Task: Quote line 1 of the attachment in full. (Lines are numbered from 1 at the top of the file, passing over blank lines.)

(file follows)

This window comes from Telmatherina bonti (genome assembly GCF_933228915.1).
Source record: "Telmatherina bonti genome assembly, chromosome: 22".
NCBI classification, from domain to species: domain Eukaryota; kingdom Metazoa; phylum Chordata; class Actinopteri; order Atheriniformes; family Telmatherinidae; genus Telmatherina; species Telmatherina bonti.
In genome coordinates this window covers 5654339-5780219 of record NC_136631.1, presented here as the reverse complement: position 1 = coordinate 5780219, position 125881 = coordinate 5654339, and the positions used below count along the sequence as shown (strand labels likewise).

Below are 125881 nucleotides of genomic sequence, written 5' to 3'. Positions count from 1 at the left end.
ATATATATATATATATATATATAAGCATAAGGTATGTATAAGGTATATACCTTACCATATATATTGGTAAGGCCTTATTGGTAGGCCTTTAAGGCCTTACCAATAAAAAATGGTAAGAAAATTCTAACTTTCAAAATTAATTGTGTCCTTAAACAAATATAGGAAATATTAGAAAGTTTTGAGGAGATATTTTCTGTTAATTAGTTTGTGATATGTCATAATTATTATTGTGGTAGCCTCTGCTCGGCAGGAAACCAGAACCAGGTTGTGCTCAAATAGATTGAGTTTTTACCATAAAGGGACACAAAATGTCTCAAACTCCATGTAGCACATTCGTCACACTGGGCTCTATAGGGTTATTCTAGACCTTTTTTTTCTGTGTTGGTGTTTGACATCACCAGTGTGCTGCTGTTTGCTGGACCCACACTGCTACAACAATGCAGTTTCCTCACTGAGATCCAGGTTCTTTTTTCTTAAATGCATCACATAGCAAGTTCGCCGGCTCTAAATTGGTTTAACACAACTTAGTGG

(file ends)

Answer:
This window comes from Telmatherina bonti (genome assembly GCF_933228915.1).